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Myanmar’s Military Honours Anti-Muslim Monk, Frees Prisoners

August 8, 2023

As Myanmar’s military authorities commemorate the country’s independence from Britain, they have given a coveted national award to an ultranationalist monk who was once labeled the “face of Buddhist terror” for his role in inciting religious hatred against Muslims.

Military officials said on Tuesday that Wirathu, a monk, would be given the honorary title of “Thiri Pyanchi” in recognition of his “outstanding work for the good of the Union of Myanmar” in advance of independence day celebrations on Wednesday.

Wirathu has a history of using anti-Muslim and ultranationalist language, often directed at the Rohingya Muslim minority in Myanmar. Time Magazine featured him as “The Face of Buddhist Terror” on its cover in 2013.

He has advocated for a ban on marriages between Buddhists and Muslims and a boycott of businesses owned by Muslims.

In 2017, a military operation drove an estimated 740,000 Rohingya to escape over the border to Bangladesh, and human rights groups have accused Wirathu of trying to drum up hate towards the community.

Local media and a government spokesman said that 7,012 convicts would be released on Wednesday to celebrate the national holiday. It was unclear whether or not this number included political prisoners.

As the country celebrated its independence on Wednesday, military chief Min Aung Hlaing took the opportunity to strike out at countries that had meddled in Burma’s affairs and congratulate those that had “positively” cooperated with Burma, especially China, India, Thailand, Laos, and Bangladesh.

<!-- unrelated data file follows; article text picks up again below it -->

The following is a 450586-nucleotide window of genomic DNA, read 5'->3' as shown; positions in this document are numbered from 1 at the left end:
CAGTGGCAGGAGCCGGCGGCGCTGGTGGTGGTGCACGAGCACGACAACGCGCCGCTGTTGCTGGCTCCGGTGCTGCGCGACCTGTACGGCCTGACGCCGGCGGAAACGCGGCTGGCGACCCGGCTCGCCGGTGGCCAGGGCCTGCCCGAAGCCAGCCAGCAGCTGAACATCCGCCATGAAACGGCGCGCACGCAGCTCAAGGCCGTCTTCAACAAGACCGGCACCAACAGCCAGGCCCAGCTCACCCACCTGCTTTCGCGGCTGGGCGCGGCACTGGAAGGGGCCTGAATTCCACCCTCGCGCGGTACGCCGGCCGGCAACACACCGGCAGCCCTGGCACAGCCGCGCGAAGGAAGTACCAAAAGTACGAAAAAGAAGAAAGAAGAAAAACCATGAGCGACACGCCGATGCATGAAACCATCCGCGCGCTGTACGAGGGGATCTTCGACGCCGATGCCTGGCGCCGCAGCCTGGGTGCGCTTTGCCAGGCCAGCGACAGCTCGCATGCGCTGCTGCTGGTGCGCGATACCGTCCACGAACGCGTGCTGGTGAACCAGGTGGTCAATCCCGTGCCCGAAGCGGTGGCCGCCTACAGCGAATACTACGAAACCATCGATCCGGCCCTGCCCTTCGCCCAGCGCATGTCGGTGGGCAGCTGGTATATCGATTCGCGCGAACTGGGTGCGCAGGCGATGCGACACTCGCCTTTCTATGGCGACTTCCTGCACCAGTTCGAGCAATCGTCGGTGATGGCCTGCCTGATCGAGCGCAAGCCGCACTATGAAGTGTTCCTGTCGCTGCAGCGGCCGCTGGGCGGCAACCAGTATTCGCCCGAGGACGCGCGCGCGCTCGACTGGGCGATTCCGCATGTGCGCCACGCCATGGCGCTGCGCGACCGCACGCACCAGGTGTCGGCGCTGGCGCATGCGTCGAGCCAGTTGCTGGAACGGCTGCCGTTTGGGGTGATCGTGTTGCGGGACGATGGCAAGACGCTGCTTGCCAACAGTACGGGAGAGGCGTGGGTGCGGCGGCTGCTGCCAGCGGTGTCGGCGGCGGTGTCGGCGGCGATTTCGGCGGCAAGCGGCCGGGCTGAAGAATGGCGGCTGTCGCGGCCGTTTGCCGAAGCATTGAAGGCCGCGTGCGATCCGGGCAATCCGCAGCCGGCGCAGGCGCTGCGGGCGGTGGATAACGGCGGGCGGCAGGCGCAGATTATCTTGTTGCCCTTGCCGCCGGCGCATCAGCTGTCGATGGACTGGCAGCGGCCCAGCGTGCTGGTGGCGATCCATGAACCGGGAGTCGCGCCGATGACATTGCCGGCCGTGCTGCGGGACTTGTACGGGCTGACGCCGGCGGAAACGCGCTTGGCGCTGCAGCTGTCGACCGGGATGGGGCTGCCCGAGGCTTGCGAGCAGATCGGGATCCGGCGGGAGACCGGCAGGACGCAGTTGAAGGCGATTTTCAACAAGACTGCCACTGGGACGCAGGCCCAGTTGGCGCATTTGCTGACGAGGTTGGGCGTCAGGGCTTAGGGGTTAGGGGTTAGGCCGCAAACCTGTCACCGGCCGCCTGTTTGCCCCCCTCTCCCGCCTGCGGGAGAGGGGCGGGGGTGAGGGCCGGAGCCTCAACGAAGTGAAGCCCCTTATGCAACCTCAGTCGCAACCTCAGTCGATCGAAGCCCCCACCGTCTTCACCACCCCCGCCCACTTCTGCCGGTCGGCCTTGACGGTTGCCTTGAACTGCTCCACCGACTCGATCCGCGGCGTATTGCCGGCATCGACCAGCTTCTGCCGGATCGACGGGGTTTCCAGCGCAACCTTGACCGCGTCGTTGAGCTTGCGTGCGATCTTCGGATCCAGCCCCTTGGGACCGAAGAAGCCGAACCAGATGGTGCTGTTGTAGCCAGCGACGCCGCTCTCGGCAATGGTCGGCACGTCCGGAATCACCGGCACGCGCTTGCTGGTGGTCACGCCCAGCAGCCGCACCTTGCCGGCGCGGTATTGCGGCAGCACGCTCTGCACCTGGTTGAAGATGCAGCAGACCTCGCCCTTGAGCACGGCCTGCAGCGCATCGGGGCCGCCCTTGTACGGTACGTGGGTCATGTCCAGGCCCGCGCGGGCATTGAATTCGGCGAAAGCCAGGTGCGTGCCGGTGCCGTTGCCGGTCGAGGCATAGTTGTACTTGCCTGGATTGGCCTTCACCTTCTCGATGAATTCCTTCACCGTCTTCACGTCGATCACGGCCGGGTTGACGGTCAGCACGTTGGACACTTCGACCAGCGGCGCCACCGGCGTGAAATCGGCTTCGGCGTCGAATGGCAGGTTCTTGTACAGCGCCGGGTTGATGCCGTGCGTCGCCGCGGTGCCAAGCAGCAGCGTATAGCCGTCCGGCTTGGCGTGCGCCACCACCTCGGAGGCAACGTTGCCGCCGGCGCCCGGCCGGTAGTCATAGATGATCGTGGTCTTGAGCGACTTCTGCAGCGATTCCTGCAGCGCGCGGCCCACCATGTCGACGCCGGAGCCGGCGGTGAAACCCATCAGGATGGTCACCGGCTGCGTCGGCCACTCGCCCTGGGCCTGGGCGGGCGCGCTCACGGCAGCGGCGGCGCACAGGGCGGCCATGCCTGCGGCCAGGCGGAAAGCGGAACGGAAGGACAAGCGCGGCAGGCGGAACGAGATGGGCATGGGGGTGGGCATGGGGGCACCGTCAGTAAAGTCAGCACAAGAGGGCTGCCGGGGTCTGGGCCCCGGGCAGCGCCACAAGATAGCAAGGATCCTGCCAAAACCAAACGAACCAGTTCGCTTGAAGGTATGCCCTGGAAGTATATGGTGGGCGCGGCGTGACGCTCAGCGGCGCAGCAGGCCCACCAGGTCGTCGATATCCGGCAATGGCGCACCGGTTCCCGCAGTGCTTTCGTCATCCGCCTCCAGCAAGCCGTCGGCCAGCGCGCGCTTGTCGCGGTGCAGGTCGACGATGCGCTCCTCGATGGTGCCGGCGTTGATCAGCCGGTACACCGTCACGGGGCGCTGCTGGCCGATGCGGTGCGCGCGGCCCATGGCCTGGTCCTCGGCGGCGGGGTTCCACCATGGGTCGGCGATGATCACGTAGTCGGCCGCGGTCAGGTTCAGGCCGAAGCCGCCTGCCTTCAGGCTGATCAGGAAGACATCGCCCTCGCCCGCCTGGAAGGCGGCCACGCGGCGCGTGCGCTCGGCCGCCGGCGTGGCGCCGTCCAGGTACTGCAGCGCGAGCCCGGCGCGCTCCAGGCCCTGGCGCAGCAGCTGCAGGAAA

Despite “all the pressure, criticisms, and attacks,” the military leader said in a televised speech on independence day, “I want to say thank you to some international and regional countries and organizations and individuals who positively cooperated with us.”

Since the military overthrew the democratically elected government of Aung San Suu Kyi in February 2021 and detained her and other key leaders, the country of Myanmar has been in disarray. The military has used lethal force in response to rallies and opposition in favor of democracy, leading to the imprisonment of thousands of individuals and the growth of a war with an anti-coup movement that has displaced hundreds of thousands.

While the military has effectively suppressed street protests, it is engaged in near-daily skirmishes with the so-called People’s Defence Force, which has taken up arms to fight for a return to democracy, and with minority ethnic forces.

Last month, the United Nations Security Council passed its first resolution on Myanmar in 74 years, calling for a stop to violence and the release of all political prisoners by the military authorities. India, China, and Russia all voted “no” on the resolution before the Security Council.

Sanctions against Myanmar’s military and individuals deemed to have aided the dictatorship have been imposed by a number of countries, including Canada, the European Union, the United Kingdom, and the United States.

Diplomatic efforts to restore calm in Myanmar are being spearheaded by the Association of Southeast Asian Nations (ASEAN). The generals of the regime, however, have been banned from attending ASEAN meetings since they have not begun negotiations with Suu Kyi’s former government’s opponents.

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